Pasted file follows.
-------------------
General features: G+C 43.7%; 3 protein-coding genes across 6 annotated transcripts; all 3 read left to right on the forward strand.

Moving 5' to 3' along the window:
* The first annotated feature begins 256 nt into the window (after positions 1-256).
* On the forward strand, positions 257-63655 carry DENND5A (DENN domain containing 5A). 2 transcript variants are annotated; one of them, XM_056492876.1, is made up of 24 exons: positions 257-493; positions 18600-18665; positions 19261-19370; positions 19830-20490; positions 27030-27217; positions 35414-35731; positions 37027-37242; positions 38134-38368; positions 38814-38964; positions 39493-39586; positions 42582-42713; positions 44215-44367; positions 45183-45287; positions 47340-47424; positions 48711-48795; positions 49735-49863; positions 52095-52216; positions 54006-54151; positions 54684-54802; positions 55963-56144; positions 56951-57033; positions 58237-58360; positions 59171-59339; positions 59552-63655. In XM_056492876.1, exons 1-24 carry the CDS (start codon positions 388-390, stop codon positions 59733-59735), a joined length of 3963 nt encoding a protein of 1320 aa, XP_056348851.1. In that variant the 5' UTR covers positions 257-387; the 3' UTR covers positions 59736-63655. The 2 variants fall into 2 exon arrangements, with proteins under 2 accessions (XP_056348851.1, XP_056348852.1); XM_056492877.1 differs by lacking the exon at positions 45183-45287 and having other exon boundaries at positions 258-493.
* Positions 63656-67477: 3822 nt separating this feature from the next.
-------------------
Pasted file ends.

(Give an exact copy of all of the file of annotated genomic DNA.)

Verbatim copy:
General features: G+C 43.7%; 3 protein-coding genes across 6 annotated transcripts; all 3 read left to right on the forward strand.

Moving 5' to 3' along the window:
* The first annotated feature begins 256 nt into the window (after positions 1-256).
* On the forward strand, positions 257-63655 carry DENND5A (DENN domain containing 5A). 2 transcript variants are annotated; one of them, XM_056492876.1, is made up of 24 exons: positions 257-493; positions 18600-18665; positions 19261-19370; positions 19830-20490; positions 27030-27217; positions 35414-35731; positions 37027-37242; positions 38134-38368; positions 38814-38964; positions 39493-39586; positions 42582-42713; positions 44215-44367; positions 45183-45287; positions 47340-47424; positions 48711-48795; positions 49735-49863; positions 52095-52216; positions 54006-54151; positions 54684-54802; positions 55963-56144; positions 56951-57033; positions 58237-58360; positions 59171-59339; positions 59552-63655. In XM_056492876.1, exons 1-24 carry the CDS (start codon positions 388-390, stop codon positions 59733-59735), a joined length of 3963 nt encoding a protein of 1320 aa, XP_056348851.1. In that variant the 5' UTR covers positions 257-387; the 3' UTR covers positions 59736-63655. The 2 variants fall into 2 exon arrangements, with proteins under 2 accessions (XP_056348851.1, XP_056348852.1); XM_056492877.1 differs by lacking the exon at positions 45183-45287 and having other exon boundaries at positions 258-493.
* Positions 63656-67477: 3822 nt separating this feature from the next.